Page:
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Finance General Insolvency

SMEs need help to navigate the business rates system

the potential effects of business rates?Retailers are the most high-profile sector of SMEs that are struggling with business rates and the appeals system following the April 2017 revaluation that came into force last month.
But it is not only the small retailers that are facing challenges.
SMEs’ problems have been repeatedly raised by the Federation of Small Businesses (FSB) and the British Retail Consortium (BRC) both of which have highlighted two issues.
These are the disproportionate business rates rises on smaller businesses compared with larger ones, and a new, revamped appeals system that the FSB in particular has criticised as seemingly “designed to be hostile” to companies.
National FSB chairman Mike Cherry has described the appeals system as bureaucratic and beset by glitches, while offering no in-person support, no phoneline or live chat options and involving a time consuming and opaque process for uploading supporting material when making an appeal.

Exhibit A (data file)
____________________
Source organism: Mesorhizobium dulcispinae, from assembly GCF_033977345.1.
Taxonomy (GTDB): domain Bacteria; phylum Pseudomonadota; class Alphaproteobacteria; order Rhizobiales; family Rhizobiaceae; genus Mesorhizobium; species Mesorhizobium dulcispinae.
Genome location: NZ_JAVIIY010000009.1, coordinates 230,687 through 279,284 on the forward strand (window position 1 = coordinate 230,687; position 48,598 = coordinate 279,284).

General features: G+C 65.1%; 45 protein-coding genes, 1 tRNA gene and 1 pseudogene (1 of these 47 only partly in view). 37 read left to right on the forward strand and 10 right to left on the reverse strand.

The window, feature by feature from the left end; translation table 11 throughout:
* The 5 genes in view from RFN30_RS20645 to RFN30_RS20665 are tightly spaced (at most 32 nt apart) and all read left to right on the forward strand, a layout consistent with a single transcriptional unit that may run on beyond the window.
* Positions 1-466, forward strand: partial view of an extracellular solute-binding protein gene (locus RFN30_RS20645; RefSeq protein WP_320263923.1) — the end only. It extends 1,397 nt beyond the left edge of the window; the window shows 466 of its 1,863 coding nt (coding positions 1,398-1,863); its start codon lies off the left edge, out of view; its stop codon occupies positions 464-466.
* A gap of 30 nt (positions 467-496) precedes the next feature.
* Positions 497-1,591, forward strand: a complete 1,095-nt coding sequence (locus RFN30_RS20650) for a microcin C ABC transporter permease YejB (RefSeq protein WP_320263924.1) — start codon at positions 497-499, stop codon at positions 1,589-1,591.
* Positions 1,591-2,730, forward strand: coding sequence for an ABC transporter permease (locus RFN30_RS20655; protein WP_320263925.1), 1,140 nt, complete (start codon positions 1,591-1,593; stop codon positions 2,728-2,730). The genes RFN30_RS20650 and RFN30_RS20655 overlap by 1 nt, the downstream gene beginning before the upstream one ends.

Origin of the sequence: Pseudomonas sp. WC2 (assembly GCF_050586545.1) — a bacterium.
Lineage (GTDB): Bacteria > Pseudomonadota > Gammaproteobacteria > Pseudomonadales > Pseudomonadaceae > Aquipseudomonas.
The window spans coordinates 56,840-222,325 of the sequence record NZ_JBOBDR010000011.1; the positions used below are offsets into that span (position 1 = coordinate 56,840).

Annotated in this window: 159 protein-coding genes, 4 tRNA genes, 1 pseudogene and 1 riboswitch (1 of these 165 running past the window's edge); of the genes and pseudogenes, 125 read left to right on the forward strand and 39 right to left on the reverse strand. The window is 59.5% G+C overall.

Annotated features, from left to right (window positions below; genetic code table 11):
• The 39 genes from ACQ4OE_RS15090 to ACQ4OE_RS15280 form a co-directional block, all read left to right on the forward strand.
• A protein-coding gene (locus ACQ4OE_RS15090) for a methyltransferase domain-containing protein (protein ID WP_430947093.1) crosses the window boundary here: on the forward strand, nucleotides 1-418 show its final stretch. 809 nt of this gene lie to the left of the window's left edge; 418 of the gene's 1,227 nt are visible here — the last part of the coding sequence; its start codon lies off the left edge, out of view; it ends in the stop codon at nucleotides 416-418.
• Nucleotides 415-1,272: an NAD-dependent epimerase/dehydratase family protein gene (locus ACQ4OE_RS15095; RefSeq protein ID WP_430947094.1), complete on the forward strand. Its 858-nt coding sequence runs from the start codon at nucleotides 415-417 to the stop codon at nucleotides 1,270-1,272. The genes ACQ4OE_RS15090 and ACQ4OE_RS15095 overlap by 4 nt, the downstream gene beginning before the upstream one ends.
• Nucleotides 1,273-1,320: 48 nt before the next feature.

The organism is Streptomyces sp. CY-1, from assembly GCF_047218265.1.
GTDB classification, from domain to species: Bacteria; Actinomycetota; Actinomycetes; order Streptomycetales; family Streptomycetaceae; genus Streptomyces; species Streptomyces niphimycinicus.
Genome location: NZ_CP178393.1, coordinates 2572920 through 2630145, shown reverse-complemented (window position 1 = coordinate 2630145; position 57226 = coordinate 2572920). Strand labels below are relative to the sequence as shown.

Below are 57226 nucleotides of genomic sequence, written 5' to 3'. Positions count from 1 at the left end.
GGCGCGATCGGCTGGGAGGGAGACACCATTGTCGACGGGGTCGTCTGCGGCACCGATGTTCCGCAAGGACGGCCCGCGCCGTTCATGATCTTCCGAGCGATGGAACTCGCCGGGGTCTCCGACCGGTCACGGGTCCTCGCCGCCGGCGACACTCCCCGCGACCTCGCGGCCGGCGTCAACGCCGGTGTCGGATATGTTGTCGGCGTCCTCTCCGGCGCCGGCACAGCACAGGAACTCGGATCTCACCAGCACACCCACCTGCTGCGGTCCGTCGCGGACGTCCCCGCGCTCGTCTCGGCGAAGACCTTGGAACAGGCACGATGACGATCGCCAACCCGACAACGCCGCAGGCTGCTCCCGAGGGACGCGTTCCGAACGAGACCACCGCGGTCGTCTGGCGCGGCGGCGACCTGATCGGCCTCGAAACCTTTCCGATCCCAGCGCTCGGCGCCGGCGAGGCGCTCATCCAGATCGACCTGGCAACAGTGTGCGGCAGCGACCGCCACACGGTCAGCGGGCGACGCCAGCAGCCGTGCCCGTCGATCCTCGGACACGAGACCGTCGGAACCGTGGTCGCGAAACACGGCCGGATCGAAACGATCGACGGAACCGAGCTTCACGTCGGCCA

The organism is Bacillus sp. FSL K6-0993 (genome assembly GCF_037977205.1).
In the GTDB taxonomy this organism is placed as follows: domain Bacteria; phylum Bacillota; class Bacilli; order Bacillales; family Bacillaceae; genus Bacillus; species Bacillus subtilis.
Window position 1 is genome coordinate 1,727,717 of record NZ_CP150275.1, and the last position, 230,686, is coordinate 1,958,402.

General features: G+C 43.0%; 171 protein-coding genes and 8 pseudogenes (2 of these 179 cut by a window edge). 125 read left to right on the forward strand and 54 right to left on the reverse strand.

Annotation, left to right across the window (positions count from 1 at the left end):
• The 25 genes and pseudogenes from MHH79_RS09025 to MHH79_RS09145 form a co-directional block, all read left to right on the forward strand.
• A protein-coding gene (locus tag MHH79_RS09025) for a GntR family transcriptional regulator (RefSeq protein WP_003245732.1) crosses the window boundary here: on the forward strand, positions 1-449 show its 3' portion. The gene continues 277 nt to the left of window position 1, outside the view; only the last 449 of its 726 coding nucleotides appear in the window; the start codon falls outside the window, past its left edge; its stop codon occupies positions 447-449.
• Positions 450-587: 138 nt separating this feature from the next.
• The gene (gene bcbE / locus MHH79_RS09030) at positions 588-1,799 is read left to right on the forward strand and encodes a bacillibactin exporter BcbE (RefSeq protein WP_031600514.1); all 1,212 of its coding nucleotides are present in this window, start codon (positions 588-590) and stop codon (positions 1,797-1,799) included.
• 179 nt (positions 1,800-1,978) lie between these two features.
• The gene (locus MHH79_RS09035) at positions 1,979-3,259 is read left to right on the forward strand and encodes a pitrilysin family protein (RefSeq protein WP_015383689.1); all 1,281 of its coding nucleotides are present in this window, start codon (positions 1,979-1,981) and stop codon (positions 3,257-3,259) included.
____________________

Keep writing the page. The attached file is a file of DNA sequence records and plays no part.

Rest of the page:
Why am I not surprised that yet another Government-inspired online system is proving not fit for purpose?  Excessive reliance on digital systems is something to which I shall return in a forthcoming blog.
According to the Government’s guidance on business rates relief SMEs are eligible for relief if their business property’s rateable value is less than £15,000. Those whose property’s rateable value is less than £12,000 are exempt from business rates. There are also transitional reliefs if SMEs’ revaluations took them out of exemption with a cap on bills so that their monthly payments would not increase by more than £50.
However, it seems that 71% of companies are “very dissatisfied” with the Valuation Office appeals process and that appeals had plummeted by as much as 99% between April and December 2017, according to a report in the Daily Telegraph.
On top of this a £500 fine was introduced for any business that was found to have appealed wrongly.
In April the then Communities Minister, Sajid Javid, announced an independent review of the way the business rates system operates. The review is to be led by former Director General for Public Services at Her Majesty’s Treasury, Andrew Hudson. Who had also previously held the position of chief executive of the Valuation Office Agency, as well as having worked in local government. Business rates are collected on the Government’s behalf by local authorities.
Of course, Javid has since relocated to the Home Office, and, so far, there has been no further information on the review.
It is often said that SMEs are the backbone of the UK economy, and according to FSB and BRC figures they inhabit approximately 1 million of the 1.7 million business premises in the UK on which the tax is payable.